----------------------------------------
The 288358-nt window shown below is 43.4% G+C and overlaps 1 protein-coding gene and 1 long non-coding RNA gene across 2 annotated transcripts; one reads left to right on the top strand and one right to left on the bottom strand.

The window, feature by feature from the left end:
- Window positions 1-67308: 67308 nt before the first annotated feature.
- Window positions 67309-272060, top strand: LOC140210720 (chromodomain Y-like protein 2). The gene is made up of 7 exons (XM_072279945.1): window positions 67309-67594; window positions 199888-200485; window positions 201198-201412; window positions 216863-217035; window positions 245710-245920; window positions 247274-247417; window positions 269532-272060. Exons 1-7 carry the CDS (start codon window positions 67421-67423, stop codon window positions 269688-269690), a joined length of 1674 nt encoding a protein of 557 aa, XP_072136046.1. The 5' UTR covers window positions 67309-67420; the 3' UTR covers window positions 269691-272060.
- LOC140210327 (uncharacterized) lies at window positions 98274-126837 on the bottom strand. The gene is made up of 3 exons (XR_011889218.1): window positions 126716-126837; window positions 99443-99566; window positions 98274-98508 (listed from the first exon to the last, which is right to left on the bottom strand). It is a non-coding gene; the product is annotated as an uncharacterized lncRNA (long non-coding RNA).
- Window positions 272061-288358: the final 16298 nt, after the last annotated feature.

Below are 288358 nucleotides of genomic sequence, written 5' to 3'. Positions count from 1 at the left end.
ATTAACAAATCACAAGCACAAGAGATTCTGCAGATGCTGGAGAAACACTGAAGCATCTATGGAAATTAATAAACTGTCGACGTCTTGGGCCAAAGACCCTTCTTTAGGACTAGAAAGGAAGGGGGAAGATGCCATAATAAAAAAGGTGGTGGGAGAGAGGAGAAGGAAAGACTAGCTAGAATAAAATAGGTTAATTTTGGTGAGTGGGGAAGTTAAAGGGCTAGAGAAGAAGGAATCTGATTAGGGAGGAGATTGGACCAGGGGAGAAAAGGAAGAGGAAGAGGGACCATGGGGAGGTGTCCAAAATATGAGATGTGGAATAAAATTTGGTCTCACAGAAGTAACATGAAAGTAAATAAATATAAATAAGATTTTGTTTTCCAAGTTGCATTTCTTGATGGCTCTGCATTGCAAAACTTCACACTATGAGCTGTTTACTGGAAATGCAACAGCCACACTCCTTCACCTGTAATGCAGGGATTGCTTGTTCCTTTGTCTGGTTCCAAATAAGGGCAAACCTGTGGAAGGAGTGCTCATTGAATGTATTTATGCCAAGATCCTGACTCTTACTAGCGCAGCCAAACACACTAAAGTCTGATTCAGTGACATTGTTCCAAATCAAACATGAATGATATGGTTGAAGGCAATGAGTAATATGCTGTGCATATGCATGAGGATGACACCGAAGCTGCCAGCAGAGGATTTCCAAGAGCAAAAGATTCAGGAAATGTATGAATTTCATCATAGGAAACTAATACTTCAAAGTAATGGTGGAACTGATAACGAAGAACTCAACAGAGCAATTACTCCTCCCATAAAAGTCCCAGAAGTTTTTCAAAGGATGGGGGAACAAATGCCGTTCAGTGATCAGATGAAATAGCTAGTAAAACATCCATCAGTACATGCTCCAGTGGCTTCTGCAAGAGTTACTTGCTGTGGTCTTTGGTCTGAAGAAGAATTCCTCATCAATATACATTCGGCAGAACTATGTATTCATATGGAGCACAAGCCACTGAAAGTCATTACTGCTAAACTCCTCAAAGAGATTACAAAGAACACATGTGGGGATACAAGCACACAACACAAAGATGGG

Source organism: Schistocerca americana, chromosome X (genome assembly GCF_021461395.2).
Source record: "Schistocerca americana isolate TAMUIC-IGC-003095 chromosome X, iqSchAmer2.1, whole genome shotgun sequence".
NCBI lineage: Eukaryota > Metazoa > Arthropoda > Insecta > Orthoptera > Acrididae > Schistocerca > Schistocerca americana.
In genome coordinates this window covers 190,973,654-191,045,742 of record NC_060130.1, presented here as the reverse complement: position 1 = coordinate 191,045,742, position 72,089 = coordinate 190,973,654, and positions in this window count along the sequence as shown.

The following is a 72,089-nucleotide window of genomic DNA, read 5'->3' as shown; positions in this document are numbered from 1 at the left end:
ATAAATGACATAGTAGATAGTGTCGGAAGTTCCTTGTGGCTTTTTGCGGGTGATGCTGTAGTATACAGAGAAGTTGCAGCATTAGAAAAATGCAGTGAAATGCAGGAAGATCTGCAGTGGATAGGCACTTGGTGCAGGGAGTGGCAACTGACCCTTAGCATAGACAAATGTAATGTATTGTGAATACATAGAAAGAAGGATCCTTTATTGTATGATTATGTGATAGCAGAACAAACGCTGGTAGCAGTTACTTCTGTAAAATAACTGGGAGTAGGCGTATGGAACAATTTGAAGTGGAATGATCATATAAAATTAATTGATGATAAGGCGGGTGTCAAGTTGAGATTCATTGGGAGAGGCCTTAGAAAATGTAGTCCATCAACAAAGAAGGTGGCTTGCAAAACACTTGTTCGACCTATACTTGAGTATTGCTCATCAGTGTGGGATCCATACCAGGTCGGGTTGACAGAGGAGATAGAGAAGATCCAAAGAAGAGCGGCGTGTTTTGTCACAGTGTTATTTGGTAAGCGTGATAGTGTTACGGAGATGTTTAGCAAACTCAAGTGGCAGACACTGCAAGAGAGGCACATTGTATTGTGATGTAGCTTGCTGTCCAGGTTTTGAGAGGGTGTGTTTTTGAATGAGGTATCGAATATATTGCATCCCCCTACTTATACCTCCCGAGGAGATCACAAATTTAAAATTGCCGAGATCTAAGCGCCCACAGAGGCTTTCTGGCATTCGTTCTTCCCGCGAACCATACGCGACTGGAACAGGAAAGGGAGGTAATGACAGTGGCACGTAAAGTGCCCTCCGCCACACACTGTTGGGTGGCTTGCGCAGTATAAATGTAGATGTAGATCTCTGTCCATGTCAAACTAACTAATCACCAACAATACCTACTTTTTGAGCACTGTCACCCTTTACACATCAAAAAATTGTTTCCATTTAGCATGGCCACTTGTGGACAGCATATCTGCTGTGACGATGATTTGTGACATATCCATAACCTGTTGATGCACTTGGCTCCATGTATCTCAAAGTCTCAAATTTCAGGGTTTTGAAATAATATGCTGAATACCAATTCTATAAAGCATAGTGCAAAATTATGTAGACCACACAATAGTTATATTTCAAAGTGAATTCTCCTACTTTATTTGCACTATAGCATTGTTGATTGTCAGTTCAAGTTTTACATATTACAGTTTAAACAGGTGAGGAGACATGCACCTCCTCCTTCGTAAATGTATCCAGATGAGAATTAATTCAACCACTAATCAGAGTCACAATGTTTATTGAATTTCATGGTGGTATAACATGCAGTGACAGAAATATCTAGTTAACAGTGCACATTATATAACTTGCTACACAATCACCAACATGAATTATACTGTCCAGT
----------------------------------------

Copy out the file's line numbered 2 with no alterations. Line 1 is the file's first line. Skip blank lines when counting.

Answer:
The window, feature by feature from the left end: